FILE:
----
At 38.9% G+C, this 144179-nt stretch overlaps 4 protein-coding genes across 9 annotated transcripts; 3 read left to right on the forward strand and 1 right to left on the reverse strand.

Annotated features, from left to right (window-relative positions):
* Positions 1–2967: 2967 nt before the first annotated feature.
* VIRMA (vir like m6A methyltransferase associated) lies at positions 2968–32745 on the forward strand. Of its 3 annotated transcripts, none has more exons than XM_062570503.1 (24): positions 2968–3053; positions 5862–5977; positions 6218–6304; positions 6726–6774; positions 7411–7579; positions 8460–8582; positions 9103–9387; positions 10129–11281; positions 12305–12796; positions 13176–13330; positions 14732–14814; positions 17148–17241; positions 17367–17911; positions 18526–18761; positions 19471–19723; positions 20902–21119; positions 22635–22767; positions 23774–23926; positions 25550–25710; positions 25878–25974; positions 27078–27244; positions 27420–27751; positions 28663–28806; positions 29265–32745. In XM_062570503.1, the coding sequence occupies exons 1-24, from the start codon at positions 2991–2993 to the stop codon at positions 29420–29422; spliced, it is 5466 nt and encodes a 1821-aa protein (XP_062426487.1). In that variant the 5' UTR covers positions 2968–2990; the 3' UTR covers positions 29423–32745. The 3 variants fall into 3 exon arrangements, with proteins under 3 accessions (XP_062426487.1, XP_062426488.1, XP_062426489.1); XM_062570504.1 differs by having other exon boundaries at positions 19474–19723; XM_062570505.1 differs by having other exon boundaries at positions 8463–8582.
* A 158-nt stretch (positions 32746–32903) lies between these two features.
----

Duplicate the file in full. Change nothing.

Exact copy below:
At 38.9% G+C, this 144179-nt stretch overlaps 4 protein-coding genes across 9 annotated transcripts; 3 read left to right on the forward strand and 1 right to left on the reverse strand.

Annotated features, from left to right (window-relative positions):
* Positions 1–2967: 2967 nt before the first annotated feature.
* VIRMA (vir like m6A methyltransferase associated) lies at positions 2968–32745 on the forward strand. Of its 3 annotated transcripts, none has more exons than XM_062570503.1 (24): positions 2968–3053; positions 5862–5977; positions 6218–6304; positions 6726–6774; positions 7411–7579; positions 8460–8582; positions 9103–9387; positions 10129–11281; positions 12305–12796; positions 13176–13330; positions 14732–14814; positions 17148–17241; positions 17367–17911; positions 18526–18761; positions 19471–19723; positions 20902–21119; positions 22635–22767; positions 23774–23926; positions 25550–25710; positions 25878–25974; positions 27078–27244; positions 27420–27751; positions 28663–28806; positions 29265–32745. In XM_062570503.1, the coding sequence occupies exons 1-24, from the start codon at positions 2991–2993 to the stop codon at positions 29420–29422; spliced, it is 5466 nt and encodes a 1821-aa protein (XP_062426487.1). In that variant the 5' UTR covers positions 2968–2990; the 3' UTR covers positions 29423–32745. The 3 variants fall into 3 exon arrangements, with proteins under 3 accessions (XP_062426487.1, XP_062426488.1, XP_062426489.1); XM_062570504.1 differs by having other exon boundaries at positions 19474–19723; XM_062570505.1 differs by having other exon boundaries at positions 8463–8582.
* A 158-nt stretch (positions 32746–32903) lies between these two features.